In January, thieves gang-raped a girl in front of her parents after learning they were Christians. In March, a thirteen-year-old girl was raped for two days before being released. In June, a Christian man was raped and murdered for refusing to convert to Islam. In June, again, a Christian was murdered from drinking tea from a “Muslim” cup. In July, Muslim mobs burned over one hundred Christian homes, murdering many people because of a false report that a Christian had burned a copy of the Koran at a wedding. Again in July, police robbed and beat Christian sewer workers. Women and girls are often kidnapped, raped and forced to convert to Islam. It is difficult to estimate how many men have been executed because Muslims conspired to testify that they “defile” the name of the prophet Mohammed.
Despite the hardships, the Christian population is steadily growing as the believers live out their Faith before the watchful eyes of their Muslim neighbours. A common surname for Christians is Masih, which means “Messiah.”
It was a day, perhaps like any other day, at Islamabad’s International Islamic University. It was late October and a lowly janitor, Pervaiz Masih, was completing his first week on the job, sweeping the floor in the cafeteria on the woman’s side of the University. For his humble work, Pervaiz Masih would receive almost $60 each month. His seventy-year-old mother would work cleaning a nearby house to help make ends meet. Pervaiz would live, with seven other family members, in a single room of an apartment in Rawalpindi.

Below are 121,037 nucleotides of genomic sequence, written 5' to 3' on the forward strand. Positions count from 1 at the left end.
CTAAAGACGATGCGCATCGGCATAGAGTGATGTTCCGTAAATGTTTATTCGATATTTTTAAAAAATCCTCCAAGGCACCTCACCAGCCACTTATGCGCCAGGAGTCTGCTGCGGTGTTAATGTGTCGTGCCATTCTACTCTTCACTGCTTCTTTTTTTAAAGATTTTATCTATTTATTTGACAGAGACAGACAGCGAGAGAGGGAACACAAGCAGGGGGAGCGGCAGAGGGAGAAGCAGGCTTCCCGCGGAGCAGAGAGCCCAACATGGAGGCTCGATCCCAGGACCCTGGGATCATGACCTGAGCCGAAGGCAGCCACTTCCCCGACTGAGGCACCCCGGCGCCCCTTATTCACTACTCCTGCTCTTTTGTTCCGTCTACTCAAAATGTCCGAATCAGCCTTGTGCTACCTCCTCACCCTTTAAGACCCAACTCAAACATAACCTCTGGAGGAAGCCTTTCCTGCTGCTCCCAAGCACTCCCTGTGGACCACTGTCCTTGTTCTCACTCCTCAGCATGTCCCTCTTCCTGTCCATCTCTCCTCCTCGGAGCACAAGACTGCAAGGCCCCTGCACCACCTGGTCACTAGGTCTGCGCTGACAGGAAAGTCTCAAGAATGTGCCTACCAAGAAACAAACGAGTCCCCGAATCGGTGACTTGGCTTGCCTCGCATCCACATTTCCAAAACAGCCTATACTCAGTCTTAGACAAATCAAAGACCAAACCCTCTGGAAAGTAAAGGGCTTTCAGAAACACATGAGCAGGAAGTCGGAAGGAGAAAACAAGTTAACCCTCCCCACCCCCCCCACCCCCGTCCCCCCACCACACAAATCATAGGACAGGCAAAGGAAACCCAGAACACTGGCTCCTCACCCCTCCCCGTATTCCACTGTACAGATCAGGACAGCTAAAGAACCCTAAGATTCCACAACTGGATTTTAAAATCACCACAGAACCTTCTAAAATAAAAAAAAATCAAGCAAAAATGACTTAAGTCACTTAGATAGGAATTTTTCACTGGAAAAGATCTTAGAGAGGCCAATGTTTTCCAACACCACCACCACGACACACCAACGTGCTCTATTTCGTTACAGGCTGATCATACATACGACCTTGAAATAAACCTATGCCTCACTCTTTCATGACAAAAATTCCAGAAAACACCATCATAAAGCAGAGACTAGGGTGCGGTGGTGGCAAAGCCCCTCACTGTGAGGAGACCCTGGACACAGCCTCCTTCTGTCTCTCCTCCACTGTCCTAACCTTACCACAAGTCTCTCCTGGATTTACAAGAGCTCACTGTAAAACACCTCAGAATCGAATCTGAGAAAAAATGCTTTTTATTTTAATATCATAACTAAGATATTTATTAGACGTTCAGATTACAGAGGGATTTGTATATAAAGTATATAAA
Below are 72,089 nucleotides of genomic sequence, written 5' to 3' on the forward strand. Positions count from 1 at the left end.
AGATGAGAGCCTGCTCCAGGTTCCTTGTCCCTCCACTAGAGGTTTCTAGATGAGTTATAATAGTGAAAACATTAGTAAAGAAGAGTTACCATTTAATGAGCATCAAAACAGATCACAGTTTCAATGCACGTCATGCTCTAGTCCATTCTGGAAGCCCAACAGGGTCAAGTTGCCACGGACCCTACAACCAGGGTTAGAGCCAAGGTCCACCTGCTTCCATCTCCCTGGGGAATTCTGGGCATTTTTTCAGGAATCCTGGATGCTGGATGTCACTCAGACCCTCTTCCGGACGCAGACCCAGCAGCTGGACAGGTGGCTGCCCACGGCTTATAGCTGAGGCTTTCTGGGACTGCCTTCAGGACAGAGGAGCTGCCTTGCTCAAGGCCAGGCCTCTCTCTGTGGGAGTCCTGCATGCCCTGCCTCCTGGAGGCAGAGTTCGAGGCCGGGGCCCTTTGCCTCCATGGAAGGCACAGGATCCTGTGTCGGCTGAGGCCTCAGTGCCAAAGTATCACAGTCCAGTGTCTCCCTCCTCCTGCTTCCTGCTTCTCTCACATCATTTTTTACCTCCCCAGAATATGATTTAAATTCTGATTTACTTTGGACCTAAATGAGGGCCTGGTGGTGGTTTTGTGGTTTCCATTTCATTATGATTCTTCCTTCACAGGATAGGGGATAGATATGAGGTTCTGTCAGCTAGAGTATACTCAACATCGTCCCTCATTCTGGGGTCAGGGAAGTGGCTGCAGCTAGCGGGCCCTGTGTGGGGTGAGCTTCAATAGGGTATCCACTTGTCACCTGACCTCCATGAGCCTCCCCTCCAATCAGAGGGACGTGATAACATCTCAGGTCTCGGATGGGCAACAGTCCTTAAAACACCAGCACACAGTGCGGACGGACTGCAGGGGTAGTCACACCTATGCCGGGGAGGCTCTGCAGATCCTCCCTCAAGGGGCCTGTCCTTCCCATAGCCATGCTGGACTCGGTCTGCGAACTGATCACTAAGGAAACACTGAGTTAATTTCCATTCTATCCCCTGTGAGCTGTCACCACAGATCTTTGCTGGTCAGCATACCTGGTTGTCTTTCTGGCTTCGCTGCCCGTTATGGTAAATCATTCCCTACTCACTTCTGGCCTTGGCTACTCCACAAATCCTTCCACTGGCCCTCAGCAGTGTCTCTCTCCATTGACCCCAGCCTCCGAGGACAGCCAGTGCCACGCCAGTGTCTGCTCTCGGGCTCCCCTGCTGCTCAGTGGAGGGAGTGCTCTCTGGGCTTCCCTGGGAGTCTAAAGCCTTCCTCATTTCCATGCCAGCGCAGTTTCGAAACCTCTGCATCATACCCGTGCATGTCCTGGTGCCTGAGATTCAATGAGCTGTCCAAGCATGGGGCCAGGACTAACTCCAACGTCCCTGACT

A suicide bomber, disguised in women’s clothing, was making his way toward a cafeteria filled with some 300 to 400 women students. He shot the guard and rushed toward the cafeteria, when Masih came between him and his goal. Masih saw the bomber approaching the cafeteria and refused to let the bomber pass. He told him there were women inside and he could not enter. In the process the bomb detonated, killing Masih, the bomber, and three girls nearby. Meanwhile, the 300 to 400 Muslim girls inside the cafeteria were unharmed.
In the rubble resulting from the explosion lay two martyrs. A so-called Muslim ‘martyr’ had maliciously murdered others. Meanwhile, a Christian martyr had laid down his life for his brethren. A Christian died to save Muslims from a fellow Muslim.
Professor Fateh Muhammad Malik, a rector of the university, stated that Pervaiz Masih “rose above the barriers of caste, creed and sectarian terrorism. Despite being a Christian, he sacrificed his life to save the Muslim girls.”
Perhaps it would be more accurate to say that not “despite being a Christian,” but because of being a Christian, Masih laid down his life.